+JMJ+ Our Catholic Book of the Month for May is something a little different this time, something you can’t buy. Not yet, anyway. I’m working on a couple of books. One of them is a Rosary book, the other is a work of fiction based on the Gospels and some other sources. What follows here is a little exploration in imagination (and more of a vignette than a story at this point) that came to me when I sat down to write tonight’s post. I invite you to take a walk with me through the Gospels, at least part of them, in this month of May, the month of the Blessed Virgin Mary. I don’t know where we’re going, I only have a glimmer of an idea at this point. We’ll see what happens and where we end up. It will be a surprise for you and for me. Join me on the journey, won’t you? And remember, this is a draft for a draft for a draft for a draft, and is likely to change a LOT before it gets published as an ebook. It’ll have to! ;) Proceed at your own risk. You have been warned. ;)
The house that Joseph built for Mary and Jesus was a humble one, hewn of rock in the side of a hill overlooking the valley. I can see it now as I think back to those days when I would visit Nazareth with my father as a child. Nothing about the house itself stood out but the love that was felt from within it (though I did not think of it that way at the time, how life changes us). The house was not shabby though it was not in the well-to-do part of town. Outside and within spoke nothing of wealth but only simpleness. The furniture was simple yet sturdy. The walls, cut stone. No finery was to be seen, nor was there any hidden away.
Joseph and his foster son Jesus made good wages for the work they did, but they gave away most of it. (My father told me about him. I may have met the man but I don’t have any memory of him.) The mother did not complain for she gave away most of what was left to the poor who came to the door, which they did often. And Jesus always seemed to find someone to bring home for a meal at the end of the long day’s work. Still, even with so little to call their own, the family seemed happy to share.
Father and son worked at the quarry nearby until the father’s death. Then one day when he was fully grown the son surprised everyone (well, almost everyone) and gave away his few possessions and set out on his way.
His mother stayed at the house a little longer, remembering every smile, every peal of laughter, every bruised knee, every tear wiped away—every moment she treasured. She gave away the little that was left in the home that had seen her husband grow old and pass on, had seen her son grow up and grow strong and set out at last on his own. Then she said goodbye and she, too, set out on her way.
And through it all she remained filled with steadfast in her faith that the Lord would take care of her. Oh, and she remained generous to a degree I have never encountered in another other than her son.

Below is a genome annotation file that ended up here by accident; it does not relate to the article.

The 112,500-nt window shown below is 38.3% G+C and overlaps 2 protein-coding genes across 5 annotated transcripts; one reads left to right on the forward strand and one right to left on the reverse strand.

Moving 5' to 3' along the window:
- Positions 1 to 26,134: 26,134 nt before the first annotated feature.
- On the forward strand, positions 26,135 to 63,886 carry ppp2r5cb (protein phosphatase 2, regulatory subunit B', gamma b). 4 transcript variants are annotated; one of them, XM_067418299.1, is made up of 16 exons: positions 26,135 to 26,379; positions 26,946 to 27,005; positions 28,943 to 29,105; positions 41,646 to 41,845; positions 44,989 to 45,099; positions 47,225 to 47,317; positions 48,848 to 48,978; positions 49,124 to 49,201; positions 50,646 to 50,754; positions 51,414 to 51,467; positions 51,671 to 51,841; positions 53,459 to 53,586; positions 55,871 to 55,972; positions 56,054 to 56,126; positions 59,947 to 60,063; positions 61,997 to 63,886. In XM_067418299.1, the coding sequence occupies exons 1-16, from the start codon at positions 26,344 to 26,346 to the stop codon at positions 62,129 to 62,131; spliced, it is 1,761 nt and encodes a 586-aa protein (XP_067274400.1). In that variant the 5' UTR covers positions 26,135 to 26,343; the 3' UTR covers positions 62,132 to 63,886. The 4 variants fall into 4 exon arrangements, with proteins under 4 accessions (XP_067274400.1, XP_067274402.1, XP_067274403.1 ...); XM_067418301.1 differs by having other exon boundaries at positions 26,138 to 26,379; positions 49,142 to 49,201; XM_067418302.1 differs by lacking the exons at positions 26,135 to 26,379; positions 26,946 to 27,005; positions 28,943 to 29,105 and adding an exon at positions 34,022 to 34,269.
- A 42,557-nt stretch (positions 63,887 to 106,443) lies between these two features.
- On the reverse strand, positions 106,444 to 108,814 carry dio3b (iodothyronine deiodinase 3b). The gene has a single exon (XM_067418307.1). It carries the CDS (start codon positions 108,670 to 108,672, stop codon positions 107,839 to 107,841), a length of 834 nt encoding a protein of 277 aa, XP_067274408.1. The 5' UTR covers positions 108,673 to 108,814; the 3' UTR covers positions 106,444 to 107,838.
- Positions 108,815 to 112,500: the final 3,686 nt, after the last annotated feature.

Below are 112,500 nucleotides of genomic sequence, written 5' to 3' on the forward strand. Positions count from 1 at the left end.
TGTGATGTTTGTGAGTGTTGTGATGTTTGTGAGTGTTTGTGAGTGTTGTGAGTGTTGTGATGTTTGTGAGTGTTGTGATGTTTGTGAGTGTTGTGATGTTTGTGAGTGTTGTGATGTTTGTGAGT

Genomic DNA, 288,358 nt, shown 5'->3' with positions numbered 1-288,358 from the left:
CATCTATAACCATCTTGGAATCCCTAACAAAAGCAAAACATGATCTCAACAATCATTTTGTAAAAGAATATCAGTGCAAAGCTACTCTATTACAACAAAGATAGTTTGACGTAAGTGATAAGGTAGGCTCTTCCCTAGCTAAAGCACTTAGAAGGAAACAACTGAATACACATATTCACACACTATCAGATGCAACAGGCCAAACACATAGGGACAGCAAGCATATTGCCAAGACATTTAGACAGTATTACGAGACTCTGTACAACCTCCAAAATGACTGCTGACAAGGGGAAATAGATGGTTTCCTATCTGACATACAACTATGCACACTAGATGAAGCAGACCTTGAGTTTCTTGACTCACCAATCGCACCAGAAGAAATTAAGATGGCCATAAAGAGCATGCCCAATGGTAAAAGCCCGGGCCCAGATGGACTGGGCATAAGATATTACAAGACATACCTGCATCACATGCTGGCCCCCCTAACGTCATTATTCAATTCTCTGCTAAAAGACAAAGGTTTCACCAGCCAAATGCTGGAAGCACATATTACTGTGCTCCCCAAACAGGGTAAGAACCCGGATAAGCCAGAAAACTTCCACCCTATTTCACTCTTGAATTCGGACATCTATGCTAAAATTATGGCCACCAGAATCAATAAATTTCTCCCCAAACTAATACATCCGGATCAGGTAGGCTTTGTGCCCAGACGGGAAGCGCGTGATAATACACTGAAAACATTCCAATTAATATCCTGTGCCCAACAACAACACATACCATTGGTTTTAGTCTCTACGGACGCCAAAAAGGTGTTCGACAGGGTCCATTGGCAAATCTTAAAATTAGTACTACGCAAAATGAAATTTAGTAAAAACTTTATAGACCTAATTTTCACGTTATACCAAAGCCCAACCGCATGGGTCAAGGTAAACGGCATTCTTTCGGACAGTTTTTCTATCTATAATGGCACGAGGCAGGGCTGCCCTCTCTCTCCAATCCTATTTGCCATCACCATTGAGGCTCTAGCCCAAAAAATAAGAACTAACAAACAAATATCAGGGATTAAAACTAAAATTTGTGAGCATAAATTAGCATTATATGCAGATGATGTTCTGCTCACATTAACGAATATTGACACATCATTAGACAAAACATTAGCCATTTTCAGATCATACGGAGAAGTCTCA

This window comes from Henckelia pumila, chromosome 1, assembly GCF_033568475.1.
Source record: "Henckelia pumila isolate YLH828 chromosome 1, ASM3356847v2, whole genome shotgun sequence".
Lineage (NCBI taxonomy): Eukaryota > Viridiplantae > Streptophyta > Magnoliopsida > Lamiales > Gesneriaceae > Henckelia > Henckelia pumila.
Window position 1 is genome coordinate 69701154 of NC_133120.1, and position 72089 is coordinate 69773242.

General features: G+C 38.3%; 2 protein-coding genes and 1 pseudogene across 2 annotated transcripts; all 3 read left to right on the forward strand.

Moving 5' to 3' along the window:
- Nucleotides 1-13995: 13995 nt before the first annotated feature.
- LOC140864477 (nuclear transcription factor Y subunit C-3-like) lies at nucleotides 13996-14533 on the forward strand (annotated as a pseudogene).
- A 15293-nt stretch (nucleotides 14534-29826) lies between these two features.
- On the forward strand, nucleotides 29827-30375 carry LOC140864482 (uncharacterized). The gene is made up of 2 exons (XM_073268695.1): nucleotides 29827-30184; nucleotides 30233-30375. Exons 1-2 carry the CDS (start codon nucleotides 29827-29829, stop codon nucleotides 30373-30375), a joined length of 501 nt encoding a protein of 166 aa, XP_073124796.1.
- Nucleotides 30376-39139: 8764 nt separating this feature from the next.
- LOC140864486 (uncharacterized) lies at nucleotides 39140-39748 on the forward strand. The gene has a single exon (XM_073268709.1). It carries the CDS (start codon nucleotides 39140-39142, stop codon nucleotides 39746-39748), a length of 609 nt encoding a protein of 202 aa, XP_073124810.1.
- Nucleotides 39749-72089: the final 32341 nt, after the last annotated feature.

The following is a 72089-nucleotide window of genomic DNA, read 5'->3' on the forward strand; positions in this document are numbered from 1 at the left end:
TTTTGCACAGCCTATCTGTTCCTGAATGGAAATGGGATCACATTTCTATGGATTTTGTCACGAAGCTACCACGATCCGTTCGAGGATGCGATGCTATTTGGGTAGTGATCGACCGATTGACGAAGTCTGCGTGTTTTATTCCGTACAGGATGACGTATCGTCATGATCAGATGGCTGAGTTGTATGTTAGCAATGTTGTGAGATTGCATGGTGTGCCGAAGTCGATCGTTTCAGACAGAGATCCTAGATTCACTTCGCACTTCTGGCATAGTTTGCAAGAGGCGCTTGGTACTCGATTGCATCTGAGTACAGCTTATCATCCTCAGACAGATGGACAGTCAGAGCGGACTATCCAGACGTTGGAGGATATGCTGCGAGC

I could not understand, could not comprehend this when first I met them. Still can’t. How could they be the way they were, live the way they lived? A few days ago I asked the rabbi a question that has bothered me for some time now. His answer troubles me, but at the same time I am drawn to him and his followers. They have something I want. I do not know what to call it. As for me, I have everything I want, but they have something for which I have no word. Maybe it is joy. And hope. Hope in what? I do not know. What is the source of their joy? Again, I do not know. I asked him how he and his followers could be so filled with so much joy that it seems to overflow onto others, even onto one such as myself, not given to great emotion or frivolity, and he said to me, Come and see.
But he also told me to give away everything I own and sell it to give to the poor, and then come and see. As if I don’t already do that. I follow the Law, I told him that. The Law requires that I give tzedekah. But the Law does not require me to give them everything. Why should I do that? I have family obligations and they come first, everybody knows that. And I have the family business to tend to, I’m the oldest, it’s expected. And, if I’m honest, I like the respect with which others treat me wherever I go as a man of my position.
But in the midst of my pride I am haunted by the sight of the good rabbi who has little more than the simple garments he is wearing, and his gentle mother who raised such a son, and both of them with hardly anything of their own. And both of them filled with something I want more than anything.
Thank you for visiting and reading my experiment. I hope you’ll join me again. Until next time, whoever and wherever you are, please stay safe and well, virtuous and holy during this Easter season, and most of all, become who you were meant to be: a SAINT! May the Lord bless and keep you and yours, and may His peace be always with you. +JMJ+
Image: From the east, Nazareth, Holy Land, from Wikimedia Commons, public domain.
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